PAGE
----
West Virginia Puts Together Most Complete Game in Brown Era

West Virginia head coach Neal Brown stated the win over No. 16 Kansas State was the most complete game in his two years in Morgantown
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Following a disappointing 34-27 loss to Texas Tech last week, The West Virginia Mountaineers rebounded in a big way dismantling the No. 16 Kansas State Wildcats 37-10 Saturday afternoon at Mountaineer Field. 

GameSummary WVU vs Kansas State (10_31_20)

“Great win. I thought it was a three-phase win. I thought we played well on offense, defense, and special teams.” said West Virginia head coach Neal Brown. “A lot of respect for Kansas State and Coach (Chris) Klieman. They’re 5-1, ranked No. 16 in the country – solid football team in all three phases. Really, really proud of our staff. I thought they had a great plan in all three phases. I thought our players competed. I told them all week that that’s how you’re going to be evaluated on how you compete. I thought they just had a very business-like approach from the very beginning. Without a doubt, that’s the most complete game we’ve played in our two years here - just proud, proud of everyone in our organization, now we have to continue to keep it moving.”

The defense gave the offense an early opportunity after corner Nicktroy Fortune tipped the ball up in the air and came down with it inside Kansas State territory at the 44-yard line to end the game’s opening drive. However, after an 11-yard run by Leddie Brown, the Mountaineers were forced to attempt a 51-yard field goal that would go wide left.

Kansas State responded after the turnover moving getting yards in junks and fake jet sweep play action pass to tight end Briley Moore go the Wildcats down to the 20-yard line. Two plays later, Kansas State was set up first and goal from the two-yard line, but the Mountaineer defense held Kansas State out of the endzone and settled for a 21-yard field goal.

The West Virginia offense started slow but got going early in the second quarter sparked by a 58-yard reception from Bryce Ford-Wheaton on a quick post that put the Mountaineers down at the Kansas State seven-yard line. Two plays later, quarterback Jarret Doege hit Ali Jennings in the back of the endzone to give the Mountaineers a 10-3 lead.

That was the beginning of three straight touchdown drives with the following two highlighted by a 32-yard reception from TJ Simmons and tight end Mike O’laughlin hauled an 18-yard pass, lowering his shoulder and shrugging off defenders along the way as the Mountaineers took a 24-10 lead into the half.

“I thought the offense really controlled the game,” said Brown. “I thought up front, we played with a lot of continuity. Those guys are really talented at defensive end. (Junior defensive end Wyatt) Hubert is a guy who’s going to make a lot of money rushing the passer. We competed and tried to do some things to take some pressure off our tackles. I thought all of our phases just played well. We averaged 6-plus yards per play, 5-of-5 in the red zone. We had to kick a field goal or two, but we came away with points.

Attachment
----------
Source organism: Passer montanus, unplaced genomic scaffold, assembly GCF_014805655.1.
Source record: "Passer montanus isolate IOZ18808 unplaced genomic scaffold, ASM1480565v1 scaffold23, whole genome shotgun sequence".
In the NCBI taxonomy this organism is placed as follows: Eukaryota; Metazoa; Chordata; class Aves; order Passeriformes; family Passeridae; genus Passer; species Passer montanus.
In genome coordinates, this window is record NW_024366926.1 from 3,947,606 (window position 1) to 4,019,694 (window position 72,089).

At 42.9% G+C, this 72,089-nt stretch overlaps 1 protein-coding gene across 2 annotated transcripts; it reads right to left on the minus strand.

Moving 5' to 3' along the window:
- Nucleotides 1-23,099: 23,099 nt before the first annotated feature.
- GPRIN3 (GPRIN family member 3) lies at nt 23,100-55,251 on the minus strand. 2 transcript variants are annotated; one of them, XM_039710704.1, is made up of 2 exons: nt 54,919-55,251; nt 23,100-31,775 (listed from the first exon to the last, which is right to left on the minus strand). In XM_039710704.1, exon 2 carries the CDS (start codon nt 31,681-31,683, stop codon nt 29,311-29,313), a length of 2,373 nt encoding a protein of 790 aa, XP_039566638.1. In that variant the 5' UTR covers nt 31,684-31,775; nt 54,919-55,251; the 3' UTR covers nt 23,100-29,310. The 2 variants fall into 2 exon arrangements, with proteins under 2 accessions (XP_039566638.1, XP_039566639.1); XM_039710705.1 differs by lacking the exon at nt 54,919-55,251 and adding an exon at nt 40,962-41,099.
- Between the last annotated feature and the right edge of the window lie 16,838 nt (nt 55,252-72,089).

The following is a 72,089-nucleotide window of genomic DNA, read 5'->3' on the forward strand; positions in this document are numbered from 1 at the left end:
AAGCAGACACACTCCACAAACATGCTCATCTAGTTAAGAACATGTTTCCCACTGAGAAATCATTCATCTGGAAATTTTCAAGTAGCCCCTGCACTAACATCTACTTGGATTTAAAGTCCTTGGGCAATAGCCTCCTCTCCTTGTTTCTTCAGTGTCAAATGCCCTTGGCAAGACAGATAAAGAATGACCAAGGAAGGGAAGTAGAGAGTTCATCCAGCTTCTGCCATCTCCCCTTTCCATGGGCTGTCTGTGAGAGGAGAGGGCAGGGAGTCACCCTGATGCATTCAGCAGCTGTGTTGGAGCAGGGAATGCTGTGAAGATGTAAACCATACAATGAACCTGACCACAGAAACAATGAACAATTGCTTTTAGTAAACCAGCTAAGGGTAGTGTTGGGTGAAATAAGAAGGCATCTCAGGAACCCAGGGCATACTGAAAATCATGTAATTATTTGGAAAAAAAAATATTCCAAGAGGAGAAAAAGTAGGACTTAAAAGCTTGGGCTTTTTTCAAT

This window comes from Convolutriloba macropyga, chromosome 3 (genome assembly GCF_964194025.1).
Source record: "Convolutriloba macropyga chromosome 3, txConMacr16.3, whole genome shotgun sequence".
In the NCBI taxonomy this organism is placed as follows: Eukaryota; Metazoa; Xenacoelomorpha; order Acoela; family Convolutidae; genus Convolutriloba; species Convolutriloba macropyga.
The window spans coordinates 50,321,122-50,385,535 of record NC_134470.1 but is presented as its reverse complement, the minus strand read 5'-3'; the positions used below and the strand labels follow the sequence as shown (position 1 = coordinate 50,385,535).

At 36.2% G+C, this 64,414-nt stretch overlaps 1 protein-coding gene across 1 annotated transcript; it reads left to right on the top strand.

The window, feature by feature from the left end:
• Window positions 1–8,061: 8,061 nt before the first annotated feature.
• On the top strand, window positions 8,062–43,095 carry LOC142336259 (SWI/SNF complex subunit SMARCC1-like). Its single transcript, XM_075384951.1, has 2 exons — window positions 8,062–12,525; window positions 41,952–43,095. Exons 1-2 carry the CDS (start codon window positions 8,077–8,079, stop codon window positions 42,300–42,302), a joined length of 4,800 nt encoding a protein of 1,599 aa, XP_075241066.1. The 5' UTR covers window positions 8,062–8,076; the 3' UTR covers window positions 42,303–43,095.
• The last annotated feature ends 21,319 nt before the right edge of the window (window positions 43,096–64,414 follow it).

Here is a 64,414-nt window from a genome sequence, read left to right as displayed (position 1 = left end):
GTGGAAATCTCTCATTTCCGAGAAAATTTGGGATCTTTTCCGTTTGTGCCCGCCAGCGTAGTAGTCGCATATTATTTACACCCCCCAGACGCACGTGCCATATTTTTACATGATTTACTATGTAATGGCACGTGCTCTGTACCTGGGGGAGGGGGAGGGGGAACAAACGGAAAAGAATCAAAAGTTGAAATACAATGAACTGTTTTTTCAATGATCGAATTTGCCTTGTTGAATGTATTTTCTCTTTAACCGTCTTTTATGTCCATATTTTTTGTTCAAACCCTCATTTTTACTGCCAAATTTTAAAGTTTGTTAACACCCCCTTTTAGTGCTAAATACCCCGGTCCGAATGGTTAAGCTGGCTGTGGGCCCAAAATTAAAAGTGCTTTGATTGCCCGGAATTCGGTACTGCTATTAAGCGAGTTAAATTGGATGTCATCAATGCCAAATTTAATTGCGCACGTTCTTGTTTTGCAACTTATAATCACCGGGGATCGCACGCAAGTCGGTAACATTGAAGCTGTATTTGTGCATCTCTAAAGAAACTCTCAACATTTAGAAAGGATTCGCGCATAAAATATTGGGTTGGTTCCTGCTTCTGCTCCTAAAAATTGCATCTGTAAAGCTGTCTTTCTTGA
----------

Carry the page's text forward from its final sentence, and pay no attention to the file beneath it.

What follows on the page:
“On third downs, they typically play really good third-down defense. Individually, when you look at it, (redshirt junior quarterback Jarret) Doege goes for his third-straight game over 300 yards. (redshirt sophomore wide receiver Bryce Ford) Wheaton, I think maybe for the first time in his career, over 100 yards. Then (junior running back) Leddie (Brown), for the fourth time in six games, is over 100, and one of them he was in the 90s.”

“So, we were just really consistent. I think a lot of it was offensive line related. And our tight ends, (redshirt sophomore) TJ Banks and (redshirt sophomore) Mike O’Laughlin, they didn’t show up in the stat sheet as much as they have over the last two games, but they played really well, and they had to get in there and compete against those defensive ends.”

Ben Queen - Neal Brown_WestVirginia_KansasState_10-31-20_AZ1I5416

Defensively, West Virginia only gave up 225 yards of total offense and clamped down in the second half, allowing just 73 total yards, and a pick six from linebacker Dylan Tonkery early in the third quarter gave the Mountaineers a 24-point lead.

“They had 41 rushing yards. I think if you want to look at a stat, that tells the story of our year so far. In our four wins, we’ve really done a good job of limiting rushing yards. In the two games we lost, Oklahoma State was right at 200, and I think Texas Tech was in the 180s, but only 41 rushing yards. I haven’t seen final sacks, but I know we had a number of sacks and TFLs, which is what our defense is built for. Then takeaways, we had three takeaways. I was really happy for (redshirt senior linebacker Dylan) Tonkery to get that (interception) in the end zone. One of our very own, so that was a great moment. I thought it was our energy and our physicality across the board defensively. Really, in five out of six games, we’ve played like that. For whatever reason, we just didn’t have the same bounce about us last week. But great, great job of rebounding.”

Middle linebacker Tony Fields led the defense with 15 tackles (5 solo) while Nicktroy Fortune, Sean Mahone, and Dylan Tonkery all had interceptions as the Mountaineers held the Wildcats scoreless in the second half and coasted to a 37-10 victory. 

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